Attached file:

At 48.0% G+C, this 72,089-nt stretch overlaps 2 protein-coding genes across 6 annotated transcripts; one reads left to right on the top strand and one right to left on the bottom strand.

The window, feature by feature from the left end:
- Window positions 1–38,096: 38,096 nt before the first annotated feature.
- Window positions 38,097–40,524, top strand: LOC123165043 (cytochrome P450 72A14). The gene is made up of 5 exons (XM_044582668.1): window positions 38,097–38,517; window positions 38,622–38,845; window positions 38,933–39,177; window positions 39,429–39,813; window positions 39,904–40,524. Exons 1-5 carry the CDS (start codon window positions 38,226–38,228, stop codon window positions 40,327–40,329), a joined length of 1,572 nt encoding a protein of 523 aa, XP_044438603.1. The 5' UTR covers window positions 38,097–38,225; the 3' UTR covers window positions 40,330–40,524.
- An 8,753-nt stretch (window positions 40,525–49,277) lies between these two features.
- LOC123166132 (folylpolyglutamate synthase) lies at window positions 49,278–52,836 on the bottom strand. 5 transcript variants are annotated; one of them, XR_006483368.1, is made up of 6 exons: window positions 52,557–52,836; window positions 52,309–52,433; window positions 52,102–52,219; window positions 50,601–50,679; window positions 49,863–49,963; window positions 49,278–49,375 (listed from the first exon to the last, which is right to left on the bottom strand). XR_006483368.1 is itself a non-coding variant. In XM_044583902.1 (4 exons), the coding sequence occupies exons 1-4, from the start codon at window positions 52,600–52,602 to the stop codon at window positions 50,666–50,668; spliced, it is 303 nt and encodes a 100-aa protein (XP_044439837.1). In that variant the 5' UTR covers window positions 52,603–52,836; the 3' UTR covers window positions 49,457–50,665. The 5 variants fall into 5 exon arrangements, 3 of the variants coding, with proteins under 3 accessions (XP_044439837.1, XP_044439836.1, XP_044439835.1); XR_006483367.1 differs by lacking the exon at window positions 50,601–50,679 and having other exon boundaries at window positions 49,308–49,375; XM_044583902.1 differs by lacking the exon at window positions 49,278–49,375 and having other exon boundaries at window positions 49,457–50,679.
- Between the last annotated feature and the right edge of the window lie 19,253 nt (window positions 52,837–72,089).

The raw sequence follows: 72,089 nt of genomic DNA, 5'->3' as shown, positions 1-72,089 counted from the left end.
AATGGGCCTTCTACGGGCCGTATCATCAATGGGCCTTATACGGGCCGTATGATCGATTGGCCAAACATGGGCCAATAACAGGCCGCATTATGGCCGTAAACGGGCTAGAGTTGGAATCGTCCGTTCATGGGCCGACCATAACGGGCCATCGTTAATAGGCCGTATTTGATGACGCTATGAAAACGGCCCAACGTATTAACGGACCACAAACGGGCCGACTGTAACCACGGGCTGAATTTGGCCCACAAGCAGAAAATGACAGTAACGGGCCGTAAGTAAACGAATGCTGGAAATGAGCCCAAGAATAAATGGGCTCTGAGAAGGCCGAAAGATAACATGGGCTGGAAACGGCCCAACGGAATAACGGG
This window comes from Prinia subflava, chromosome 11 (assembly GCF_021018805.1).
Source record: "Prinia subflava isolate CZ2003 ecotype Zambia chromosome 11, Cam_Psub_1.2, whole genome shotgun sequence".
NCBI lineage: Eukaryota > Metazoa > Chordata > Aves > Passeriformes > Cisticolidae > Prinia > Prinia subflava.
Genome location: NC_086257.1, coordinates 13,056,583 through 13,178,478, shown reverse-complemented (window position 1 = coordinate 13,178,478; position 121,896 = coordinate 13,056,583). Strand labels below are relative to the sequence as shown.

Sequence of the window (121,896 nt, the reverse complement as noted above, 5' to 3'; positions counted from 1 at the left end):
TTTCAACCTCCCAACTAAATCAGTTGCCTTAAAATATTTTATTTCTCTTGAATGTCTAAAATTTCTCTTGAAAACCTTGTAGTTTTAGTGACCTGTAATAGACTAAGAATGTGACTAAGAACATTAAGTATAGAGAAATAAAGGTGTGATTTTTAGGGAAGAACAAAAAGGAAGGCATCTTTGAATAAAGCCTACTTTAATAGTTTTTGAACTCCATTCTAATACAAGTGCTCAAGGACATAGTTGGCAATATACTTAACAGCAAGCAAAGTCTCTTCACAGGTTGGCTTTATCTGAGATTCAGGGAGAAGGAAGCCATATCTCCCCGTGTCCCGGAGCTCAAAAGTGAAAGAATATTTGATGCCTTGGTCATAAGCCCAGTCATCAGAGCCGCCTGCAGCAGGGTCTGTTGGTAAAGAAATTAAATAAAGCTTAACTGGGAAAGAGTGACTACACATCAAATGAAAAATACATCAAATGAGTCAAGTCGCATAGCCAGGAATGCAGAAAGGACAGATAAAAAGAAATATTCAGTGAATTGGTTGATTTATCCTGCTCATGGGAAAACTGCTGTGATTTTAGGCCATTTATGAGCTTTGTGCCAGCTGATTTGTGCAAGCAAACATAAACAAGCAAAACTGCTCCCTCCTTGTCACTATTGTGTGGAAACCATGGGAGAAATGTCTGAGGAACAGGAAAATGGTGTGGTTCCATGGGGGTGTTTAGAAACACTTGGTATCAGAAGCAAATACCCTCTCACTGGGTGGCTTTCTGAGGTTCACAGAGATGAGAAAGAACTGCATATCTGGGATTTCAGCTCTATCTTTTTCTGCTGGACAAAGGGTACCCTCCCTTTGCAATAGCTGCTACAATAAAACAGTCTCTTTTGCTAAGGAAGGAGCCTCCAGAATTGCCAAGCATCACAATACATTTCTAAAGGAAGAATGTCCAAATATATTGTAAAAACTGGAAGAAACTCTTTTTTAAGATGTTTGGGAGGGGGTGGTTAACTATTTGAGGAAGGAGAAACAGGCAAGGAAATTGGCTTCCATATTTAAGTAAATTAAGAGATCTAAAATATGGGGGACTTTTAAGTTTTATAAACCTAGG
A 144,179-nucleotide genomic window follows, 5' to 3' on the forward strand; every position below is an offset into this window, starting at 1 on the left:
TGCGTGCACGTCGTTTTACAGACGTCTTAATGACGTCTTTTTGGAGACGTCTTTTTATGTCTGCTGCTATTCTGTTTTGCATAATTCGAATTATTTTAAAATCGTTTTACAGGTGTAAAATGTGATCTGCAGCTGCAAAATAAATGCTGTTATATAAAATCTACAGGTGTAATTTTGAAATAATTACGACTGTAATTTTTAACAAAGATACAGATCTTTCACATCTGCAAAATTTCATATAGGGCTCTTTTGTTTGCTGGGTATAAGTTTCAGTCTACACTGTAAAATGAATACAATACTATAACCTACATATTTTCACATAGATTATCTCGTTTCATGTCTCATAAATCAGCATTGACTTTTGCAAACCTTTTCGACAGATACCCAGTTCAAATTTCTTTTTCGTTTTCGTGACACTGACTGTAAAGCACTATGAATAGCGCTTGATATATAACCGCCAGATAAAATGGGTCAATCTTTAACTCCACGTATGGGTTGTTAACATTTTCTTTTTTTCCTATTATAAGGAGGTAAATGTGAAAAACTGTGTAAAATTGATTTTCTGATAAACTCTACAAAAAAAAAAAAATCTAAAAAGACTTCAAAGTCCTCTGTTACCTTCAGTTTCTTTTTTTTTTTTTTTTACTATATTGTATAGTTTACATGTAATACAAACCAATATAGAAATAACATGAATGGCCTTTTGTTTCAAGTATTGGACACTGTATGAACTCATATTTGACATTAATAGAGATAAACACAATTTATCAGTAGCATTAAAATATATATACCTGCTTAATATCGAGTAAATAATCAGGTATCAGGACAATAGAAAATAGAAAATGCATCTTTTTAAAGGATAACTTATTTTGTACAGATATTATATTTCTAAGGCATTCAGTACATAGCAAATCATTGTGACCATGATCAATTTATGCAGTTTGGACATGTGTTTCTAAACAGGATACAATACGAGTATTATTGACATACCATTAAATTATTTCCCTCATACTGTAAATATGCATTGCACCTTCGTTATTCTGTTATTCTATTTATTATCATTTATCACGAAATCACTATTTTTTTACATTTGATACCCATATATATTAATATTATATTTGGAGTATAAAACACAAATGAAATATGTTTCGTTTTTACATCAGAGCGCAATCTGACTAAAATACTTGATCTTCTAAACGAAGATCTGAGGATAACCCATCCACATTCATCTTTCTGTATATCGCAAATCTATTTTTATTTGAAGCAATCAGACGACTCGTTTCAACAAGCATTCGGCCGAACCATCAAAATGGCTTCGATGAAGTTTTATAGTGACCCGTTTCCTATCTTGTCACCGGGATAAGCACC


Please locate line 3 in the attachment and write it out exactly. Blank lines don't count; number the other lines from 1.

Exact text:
- Window positions 1–38,096: 38,096 nt before the first annotated feature.